New Layering Process Brings Graphene's 2D Properties to the 3D World

For first time, researchers can now make highly thermally conductive and mechanically strong fibers using different size graphene sheets

2 min read
New Layering Process Brings Graphene's 2D Properties to the 3D World
Illustration: Jie Lian, Rensselaer Polytechnic Institute

Researchers at Rensselaer Polytechnic Institute (RPI) have taken a significant step towards transforming high quality 2D graphene sheets into 3D macroscopic structures that could be used for applications such as thermal management for high power electronics, structural composites, flexible and stretchable electrodes for energy storagesensors, and membranes.

In research published in the journal Science, the RPI researchers developed a new layered structure for graphene that addresses the problem of achieving the mechanical strength of graphene in its 3D form while maintaining its attractive thermal and electrical properties in its 2D form.

“We have developed a new approach in reassembling 2D sheet structures into 3D macroscopic structures with greatly enhanced physical properties,” said Jie Lian, one of the researchers and the lead author in the paper, in an e-mail interview. “The discovery of the highly thermally conductive and mechanically strong fibers using different size graphene sheets is unprecedented for conventional fiber technology.”

The fiber was made with a scalable wet spinning process, according to Lian, and he believes the strategy of using different sized sheet structures can be applied to construct macroscopic structures (papers, fibers, tubes, and fabrics) for other materials with 2D sheet structures.

In previous studies, macroscopic graphene oxide (GO) fibers have been assembled from a dispersion of GO in aqueous media by a simple wet spinning process, with graphene fibers produced upon reduction of the GO fibers. Unfortunately, the reported mechanical strength of graphene fibers produce in this way is relatively low and no thermal properties were evaluated previously, says Lian.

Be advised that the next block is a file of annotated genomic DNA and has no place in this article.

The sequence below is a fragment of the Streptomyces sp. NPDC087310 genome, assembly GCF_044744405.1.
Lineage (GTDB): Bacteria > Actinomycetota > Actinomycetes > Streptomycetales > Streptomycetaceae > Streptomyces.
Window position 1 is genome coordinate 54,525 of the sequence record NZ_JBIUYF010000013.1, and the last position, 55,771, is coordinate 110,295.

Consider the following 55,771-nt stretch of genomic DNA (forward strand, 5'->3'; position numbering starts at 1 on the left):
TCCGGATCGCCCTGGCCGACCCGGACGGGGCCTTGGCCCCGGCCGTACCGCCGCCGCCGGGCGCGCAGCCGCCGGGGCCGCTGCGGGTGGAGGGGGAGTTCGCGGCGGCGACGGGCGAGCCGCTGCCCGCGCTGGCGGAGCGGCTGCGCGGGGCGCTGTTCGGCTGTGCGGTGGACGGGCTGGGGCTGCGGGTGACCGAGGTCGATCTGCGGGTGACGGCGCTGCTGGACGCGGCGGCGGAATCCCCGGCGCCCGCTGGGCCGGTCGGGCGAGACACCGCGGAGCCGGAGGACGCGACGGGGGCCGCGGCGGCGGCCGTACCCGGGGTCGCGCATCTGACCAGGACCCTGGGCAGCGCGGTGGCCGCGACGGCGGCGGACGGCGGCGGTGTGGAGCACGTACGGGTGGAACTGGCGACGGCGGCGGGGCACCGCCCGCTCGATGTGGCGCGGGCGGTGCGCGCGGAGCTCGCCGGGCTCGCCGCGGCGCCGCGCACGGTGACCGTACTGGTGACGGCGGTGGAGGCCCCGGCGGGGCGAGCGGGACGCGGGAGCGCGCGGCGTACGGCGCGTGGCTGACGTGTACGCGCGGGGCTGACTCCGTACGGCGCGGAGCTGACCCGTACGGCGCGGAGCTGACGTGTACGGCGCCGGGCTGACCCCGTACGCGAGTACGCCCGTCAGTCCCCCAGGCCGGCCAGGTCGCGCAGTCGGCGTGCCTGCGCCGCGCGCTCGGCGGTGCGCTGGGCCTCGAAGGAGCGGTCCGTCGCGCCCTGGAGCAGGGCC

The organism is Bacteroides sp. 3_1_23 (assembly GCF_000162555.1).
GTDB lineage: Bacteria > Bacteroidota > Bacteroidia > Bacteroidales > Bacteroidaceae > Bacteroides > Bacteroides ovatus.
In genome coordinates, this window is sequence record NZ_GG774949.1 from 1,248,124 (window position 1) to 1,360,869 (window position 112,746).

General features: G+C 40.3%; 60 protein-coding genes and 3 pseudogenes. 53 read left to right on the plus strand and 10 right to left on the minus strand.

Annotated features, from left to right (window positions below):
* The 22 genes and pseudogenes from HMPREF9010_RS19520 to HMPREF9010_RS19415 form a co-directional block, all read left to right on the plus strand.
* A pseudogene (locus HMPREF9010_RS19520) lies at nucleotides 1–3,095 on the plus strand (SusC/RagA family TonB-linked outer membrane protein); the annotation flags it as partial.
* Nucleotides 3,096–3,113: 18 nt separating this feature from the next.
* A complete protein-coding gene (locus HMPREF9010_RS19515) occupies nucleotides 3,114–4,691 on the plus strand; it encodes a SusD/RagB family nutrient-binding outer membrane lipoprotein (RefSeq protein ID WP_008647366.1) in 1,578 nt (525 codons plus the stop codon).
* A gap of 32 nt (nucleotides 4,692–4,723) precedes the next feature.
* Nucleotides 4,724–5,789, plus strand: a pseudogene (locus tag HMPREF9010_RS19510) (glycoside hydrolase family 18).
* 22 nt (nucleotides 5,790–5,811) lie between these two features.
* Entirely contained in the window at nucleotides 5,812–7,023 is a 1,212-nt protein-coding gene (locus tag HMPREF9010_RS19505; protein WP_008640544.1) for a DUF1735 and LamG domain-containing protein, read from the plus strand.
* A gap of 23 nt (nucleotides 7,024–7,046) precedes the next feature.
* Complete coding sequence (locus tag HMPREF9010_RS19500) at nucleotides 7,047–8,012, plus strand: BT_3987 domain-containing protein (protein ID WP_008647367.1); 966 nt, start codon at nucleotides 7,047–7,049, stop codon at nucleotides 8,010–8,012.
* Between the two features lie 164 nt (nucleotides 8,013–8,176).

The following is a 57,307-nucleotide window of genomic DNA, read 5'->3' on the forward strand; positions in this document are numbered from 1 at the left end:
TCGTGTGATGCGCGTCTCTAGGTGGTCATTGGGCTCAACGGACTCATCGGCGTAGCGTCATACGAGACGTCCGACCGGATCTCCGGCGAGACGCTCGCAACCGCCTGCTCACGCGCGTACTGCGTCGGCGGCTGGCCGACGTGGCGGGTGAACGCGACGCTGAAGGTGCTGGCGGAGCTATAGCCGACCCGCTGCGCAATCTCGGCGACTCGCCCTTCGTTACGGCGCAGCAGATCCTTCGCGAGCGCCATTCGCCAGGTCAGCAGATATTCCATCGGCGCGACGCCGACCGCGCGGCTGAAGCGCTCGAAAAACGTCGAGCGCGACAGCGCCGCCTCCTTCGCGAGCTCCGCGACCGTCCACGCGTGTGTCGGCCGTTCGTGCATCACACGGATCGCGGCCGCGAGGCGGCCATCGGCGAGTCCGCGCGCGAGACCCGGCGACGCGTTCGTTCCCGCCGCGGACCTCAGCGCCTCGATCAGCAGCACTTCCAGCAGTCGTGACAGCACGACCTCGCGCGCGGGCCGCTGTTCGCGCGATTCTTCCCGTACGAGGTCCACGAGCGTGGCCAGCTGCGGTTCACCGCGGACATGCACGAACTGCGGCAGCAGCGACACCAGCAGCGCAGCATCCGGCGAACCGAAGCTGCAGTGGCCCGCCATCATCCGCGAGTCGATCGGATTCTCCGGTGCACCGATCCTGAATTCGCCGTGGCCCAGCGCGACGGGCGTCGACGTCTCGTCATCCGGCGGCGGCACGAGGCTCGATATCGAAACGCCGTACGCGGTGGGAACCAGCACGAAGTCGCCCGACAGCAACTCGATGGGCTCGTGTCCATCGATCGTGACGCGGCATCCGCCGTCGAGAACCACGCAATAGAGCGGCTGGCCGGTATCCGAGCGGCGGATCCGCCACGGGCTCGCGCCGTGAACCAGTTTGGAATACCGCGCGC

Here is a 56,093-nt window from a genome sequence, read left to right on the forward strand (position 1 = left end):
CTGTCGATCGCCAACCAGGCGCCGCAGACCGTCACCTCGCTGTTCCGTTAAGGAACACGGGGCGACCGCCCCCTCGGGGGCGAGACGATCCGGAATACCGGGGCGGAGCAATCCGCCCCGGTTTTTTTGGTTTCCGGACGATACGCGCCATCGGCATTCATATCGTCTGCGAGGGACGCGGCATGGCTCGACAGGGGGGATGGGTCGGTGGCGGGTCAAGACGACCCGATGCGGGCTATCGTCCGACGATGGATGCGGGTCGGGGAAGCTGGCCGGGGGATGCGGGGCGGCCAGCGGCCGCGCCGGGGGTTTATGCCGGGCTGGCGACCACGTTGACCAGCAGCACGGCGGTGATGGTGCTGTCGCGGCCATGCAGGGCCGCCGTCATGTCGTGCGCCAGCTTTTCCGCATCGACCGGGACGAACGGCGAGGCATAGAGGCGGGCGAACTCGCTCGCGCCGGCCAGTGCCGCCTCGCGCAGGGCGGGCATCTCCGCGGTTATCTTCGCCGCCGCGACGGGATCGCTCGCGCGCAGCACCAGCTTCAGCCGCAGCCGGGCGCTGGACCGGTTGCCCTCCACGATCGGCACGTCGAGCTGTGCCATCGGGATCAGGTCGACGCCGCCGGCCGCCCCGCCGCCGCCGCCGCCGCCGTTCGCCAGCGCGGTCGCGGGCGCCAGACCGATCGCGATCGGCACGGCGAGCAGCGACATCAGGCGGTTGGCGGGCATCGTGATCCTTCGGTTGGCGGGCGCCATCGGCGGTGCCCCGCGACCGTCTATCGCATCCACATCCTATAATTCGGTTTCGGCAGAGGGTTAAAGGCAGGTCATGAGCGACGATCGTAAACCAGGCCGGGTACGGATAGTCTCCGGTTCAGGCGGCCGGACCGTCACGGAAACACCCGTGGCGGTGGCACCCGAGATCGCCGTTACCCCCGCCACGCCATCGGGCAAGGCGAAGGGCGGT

Because un-optimized microstructures and defects in the graphene fibers can significantly affect the thermal-mechanical properties, the RPI team believed that new approaches were needed to improve graphene sheet alignment, compactness and removal of defects and functional groups in order to enhance the physical properties.

The researchers will continue to characterize the inner fiber structure to further understand its properties. But the RPI team envisions perhaps more lofty goals.

“We are also interested in exploring the large-scale manufacturing of graphene fibers by wet spinning process or combining with additive manufacturing for large-scale components,” Lian says. “This should lead us to using graphene fibers in functional textiles for thermal energy storage, thermal management and structural components.”

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3D-Stacked CMOS Takes Moore’s Law to New Heights

When transistors can’t get any smaller, the only direction is up

10 min read
An image of stacked squares with yellow flat bars through them.
Emily Cooper

Perhaps the most far-reaching technological achievement over the last 50 years has been the steady march toward ever smaller transistors, fitting them more tightly together, and reducing their power consumption. And yet, ever since the two of us started our careers at Intel more than 20 years ago, we’ve been hearing the alarms that the descent into the infinitesimal was about to end. Yet year after year, brilliant new innovations continue to propel the semiconductor industry further.

Along this journey, we engineers had to change the transistor’s architecture as we continued to scale down area and power consumption while boosting performance. The “planar” transistor designs that took us through the last half of the 20th century gave way to 3D fin-shaped devices by the first half of the 2010s. Now, these too have an end date in sight, with a new gate-all-around (GAA) structure rolling into production soon. But we have to look even further ahead because our ability to scale down even this new transistor architecture, which we call RibbonFET, has its limits.

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